Automotive

2022 Kona N Line AWD Ultimate

  • Last Updated:
  • Jan 11th, 2022 10:43 am
[OP]
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Nov 16, 2008
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2022 Kona N Line AWD Ultimate

Been doing some research for a potential purchase at some point in 2022, and looking at some compact SUV's did some reading on this last night. I have to admit this thing look pretty crazy, seems to get good advanced reviews. Maybe a bit on the pricey side for the N Ultimate, but it comes with everything.

Has anybody preordered these? Done any research? Any typical Hyundai issues to be weiry of if we further investigate?
Last edited by redsfan on Jan 2nd, 2022 10:53 pm, edited 1 time in total.
40 replies
Deal Expert
Mar 23, 2004
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I thought this wasn't available with AWD?
[OP]
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Nov 16, 2008
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ES_Revenge wrote: I thought this wasn't available with AWD?
Other tims are not, but the N Line, indeed is. You can get a nicely equiped N line for a descent price and pay the premium for the Ultimate. Pretty much comes inline with the pricing of it's competitors depending upon similar trim levels. This makes this car very attractive in my mind. Base $28K for the AWD N Line and add a bunch for the Ultimate
Member
Nov 20, 2014
255 posts
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Stouffville, ON
ES_Revenge wrote: I thought this wasn't available with AWD?
OP is talking about N line not N.
Deal Guru
Oct 7, 2010
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4drsprt wrote: OP is talking about N line not N.
So it’s sorta like Audi with their S line and not real S. Or Mercedes line AMG package but not a real AMG?
[OP]
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Nov 16, 2008
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UrbanPoet wrote: I heard the Hyundai Kona is lit
looks pretty impressive, and don't believe they use the engines from the Tuscon/Santa Fe, etc. Looking at a daily commute, and maybe not ideal with 3 kids but they are older now so no need to worry so much about space as long as it can hold a couple of hockey bags, it may work. Driving a 2008 Wrangler now, and moving out of that phase of my life wanting a bit more Sporty and fun. Wife bought the 2021 CX-5 Kuro and it's great as well, but with 320,000 on the Jeep I don't think I have much longer with it...
Deal Expert
Mar 23, 2004
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4drsprt wrote: OP is talking about N line not N.
Ah I see.... I got confused as Hyundai calls the Sonata with 290hp an "N-Line". Makes sense though, that's a different engine and a larger car and it would also make way for an even higher-powered Sonata variant if they chose to.
[OP]
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Nov 16, 2008
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ES_Revenge wrote: Ah I see.... I got confused as Hyundai calls the Sonata with 290hp an "N-Line". Makes sense though, that's a different engine and a larger car and it would also make way for an even higher-powered Sonata variant if they chose to.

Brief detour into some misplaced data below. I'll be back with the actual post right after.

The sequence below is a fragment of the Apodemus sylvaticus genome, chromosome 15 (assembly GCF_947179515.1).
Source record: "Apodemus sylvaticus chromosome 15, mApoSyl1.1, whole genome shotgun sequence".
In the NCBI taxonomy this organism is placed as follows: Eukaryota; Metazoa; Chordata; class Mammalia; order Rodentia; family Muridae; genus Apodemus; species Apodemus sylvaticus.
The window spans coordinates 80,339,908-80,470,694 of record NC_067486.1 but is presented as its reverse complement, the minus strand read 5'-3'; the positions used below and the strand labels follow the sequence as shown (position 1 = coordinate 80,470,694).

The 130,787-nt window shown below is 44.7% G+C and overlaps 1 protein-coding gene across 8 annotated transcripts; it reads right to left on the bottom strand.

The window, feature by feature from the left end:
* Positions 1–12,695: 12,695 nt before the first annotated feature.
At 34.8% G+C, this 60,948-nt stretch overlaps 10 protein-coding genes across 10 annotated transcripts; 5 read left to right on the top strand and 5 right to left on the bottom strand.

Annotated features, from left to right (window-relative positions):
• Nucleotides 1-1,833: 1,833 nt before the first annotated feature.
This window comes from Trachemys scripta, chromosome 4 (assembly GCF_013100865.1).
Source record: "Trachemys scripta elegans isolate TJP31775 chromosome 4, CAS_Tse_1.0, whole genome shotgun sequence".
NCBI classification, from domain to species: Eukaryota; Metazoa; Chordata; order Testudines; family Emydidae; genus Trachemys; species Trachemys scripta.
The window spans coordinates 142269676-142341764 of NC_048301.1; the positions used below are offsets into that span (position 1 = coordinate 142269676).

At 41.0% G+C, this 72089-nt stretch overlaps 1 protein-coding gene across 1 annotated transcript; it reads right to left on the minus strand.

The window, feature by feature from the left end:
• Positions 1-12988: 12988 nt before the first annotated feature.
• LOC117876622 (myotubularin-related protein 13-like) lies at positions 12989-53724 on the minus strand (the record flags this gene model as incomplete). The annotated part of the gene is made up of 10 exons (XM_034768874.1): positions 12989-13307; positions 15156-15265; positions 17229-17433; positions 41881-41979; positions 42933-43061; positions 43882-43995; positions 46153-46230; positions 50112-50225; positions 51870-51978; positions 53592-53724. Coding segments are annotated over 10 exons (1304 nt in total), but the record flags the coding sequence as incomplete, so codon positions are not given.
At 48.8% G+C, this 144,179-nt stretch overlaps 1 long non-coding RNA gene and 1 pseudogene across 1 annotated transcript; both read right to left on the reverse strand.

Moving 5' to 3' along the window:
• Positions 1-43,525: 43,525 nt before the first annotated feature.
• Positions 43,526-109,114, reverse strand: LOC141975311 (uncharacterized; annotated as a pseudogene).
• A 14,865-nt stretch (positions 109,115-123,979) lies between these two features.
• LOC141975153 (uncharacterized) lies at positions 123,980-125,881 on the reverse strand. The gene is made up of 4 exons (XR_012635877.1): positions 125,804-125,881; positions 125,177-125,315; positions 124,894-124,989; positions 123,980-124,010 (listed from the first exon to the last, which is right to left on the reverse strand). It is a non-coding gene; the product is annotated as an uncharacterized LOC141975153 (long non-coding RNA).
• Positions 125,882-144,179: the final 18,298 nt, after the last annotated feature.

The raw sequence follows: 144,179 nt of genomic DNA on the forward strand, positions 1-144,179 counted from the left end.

They also offer the Preferred Package in AWD and Moonroof upgrades.. tease you with the Ultimate which has it all for idiots like me having a mid life crisis lol
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Mar 23, 2004
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redsfan wrote: They also offer the Preferred Package in AWD and Moonroof upgrades.. tease you with the Ultimate which has it all for idiots like me having a mid life crisis lol
Bro you need a Porsche for that, not a Kona! :P
[OP]
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Nov 16, 2008
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ES_Revenge wrote: Bro you need a Porsche for that, not a Kona! :P
LOL I do, expecially when I have an in at Pfaff Auto group, lol....only issue is the pocket book
Deal Guru
Oct 7, 2010
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ES_Revenge wrote: Bro you need a Porsche for that, not a Kona! :P
Any 2 doors with not much backseat is a mid life crisis car. Not a Kona.
[OP]
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ES_Revenge wrote: Bro you need a Porsche for that, not a Kona! :P
To be real, if I had the cash I'd buy my Shelby....ain't happening either, lol
Member
Nov 20, 2014
255 posts
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Stouffville, ON
spike1128 wrote: So it’s sorta like Audi with their S line and not real S. Or Mercedes line AMG package but not a real AMG?
Sorta. The N-line does add a bit of power and not just an appearance package but N is the most performance oriented.
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Oct 28, 2015
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If you wanted longevity, I would personally not take any vehicles with Dual Clutch; yes they are fun to drive and shifting is preppy, precise, but if you ever owned any vehicle with dual clutch long enough, you'd get the massive headache later....